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21 September - 27 October 2007

One Man’s Mess Is Another Man’s Masterpiece

Jan Mot gallery is pleased to present an exhibition of new works by Pierre Bismuth.

In Today Is The Tomorrow of Yesterday celebrity magazine covers are treated as precious fragments from a long lost civilization.  The artist-archaeologist reconstructs, as it were, selected documents of pop culture as if they were shards of ancient pottery.  The completed collages, with their cracks and gaps and off-center placement, bear the traces of this mock restoration process.  The title of the work derives from a scene from Hitchcock’s The Trouble with Harry, where a confused little boy delivers an accidental witticism about time, a clever sounding tautology about ‘when today is’.  Bismuth’s ironic archaeology gives an uncanny depth to the flat pop culture present, transforming the immediacy of the tabloid now into an eternal moment of nostalgia and memory.  One can also detect in the artist’s procedure a reference to the décollage work of Jacques Villeglé, Raymond Hains, and Mimo Rotella, with their lacerated poster aesthetic.

Of what does the artist dream when he falls asleep?  In Le Sommeil de la Raison Engendre des Monstres (The Sleep of Reason Produces Monsters), Bismuth becomes an interior decorator, offering a wallpaper pattern composed of famous artist names.  First created for a wallpaper producer, the strips of paper are cut so that the first and last names are separated.  When pasted on the wall, their arrangement produces humorous chance (or monstrous?) couplings: Andy Ruscha, Ed Buren, Marcel Flavin…  The formal problem at the base of the work is how to create variation starting from a simple repeated pattern.  The use of artist names, however, makes the work also into a comment on the function of celebrity names, and the extraordinary value they take on in today’s speculative art market.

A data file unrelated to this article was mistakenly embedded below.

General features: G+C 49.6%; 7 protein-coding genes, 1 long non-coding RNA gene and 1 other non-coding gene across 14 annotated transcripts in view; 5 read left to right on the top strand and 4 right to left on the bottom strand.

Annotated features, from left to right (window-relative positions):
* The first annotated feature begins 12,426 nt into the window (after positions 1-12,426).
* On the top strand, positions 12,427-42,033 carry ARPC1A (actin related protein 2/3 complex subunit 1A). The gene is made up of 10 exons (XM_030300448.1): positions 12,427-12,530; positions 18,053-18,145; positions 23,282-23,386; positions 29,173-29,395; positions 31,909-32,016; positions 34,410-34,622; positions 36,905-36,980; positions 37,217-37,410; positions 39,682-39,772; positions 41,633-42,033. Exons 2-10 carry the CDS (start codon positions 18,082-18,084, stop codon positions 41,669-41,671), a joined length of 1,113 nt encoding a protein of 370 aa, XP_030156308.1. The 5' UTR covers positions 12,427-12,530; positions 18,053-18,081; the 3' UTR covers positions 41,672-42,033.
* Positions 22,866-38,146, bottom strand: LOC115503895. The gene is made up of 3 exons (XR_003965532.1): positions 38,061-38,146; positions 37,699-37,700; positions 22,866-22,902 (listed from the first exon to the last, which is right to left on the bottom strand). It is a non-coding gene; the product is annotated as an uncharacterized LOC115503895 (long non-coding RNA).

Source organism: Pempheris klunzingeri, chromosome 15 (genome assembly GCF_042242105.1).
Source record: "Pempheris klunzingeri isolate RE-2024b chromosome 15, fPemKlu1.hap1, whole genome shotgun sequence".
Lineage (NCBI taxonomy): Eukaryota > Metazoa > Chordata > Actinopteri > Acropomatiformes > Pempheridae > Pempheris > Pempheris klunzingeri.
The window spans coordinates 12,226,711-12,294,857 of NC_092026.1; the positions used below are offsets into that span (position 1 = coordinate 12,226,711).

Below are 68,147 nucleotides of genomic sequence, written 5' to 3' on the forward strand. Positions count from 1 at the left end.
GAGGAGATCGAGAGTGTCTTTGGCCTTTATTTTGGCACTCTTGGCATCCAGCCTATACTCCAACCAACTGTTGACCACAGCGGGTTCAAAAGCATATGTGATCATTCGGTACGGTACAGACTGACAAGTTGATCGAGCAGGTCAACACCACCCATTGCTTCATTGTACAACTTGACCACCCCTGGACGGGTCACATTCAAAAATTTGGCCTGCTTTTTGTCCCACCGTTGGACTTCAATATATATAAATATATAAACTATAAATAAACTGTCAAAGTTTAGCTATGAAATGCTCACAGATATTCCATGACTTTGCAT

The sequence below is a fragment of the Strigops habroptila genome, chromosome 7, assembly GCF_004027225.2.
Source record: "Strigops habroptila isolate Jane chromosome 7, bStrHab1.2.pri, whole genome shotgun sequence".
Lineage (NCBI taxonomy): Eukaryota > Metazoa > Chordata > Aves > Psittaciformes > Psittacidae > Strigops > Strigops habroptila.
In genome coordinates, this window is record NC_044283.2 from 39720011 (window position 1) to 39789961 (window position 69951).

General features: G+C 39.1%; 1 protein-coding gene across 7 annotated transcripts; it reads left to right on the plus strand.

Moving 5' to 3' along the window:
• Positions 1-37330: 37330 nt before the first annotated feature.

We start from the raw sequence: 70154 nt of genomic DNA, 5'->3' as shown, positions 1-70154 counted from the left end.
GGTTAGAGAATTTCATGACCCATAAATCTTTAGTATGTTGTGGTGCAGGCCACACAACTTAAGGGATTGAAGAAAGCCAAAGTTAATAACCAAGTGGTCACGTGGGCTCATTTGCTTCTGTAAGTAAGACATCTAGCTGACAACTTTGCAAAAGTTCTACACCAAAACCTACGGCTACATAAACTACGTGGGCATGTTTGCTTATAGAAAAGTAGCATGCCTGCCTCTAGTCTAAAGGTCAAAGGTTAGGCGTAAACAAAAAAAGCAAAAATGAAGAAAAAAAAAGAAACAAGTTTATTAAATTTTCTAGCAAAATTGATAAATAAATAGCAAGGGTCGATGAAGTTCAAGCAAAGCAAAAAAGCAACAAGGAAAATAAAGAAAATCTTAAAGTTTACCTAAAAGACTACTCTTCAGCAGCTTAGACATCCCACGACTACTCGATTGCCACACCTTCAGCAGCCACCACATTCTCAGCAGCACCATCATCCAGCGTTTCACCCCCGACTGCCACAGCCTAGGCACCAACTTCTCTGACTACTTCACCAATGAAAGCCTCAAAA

The principal work of the show, from whence the title of the exhibition,
One Man’s Mess Is Another Man’s Masterpiece, consists in a projection of shattered glass slide mounts.  The intricate and sinuous spider web patterns cast on the wall are evocative of the cracked Large Glass of Marcel Duchamp.  Here however there is nothing behind the damaged pane - the only ‘masterpiece’ to be seen is the ‘mess’ itself.  Bismuth’s procedure ironically transforms a standard medium for the presentation of images into a new source of images, while also making the particular designs dependent on a (literally) chance collision.  The speed and violence of a simple repeated gesture gives rise here to infinite aesthetic variations.  If the first part of the show proposes a series of stereotyped images without event (Brad Still Loves You! Wedding Party of the Year, etc.), the second presents a kind of event without images, the projection of a shattering impact purified of any specific content.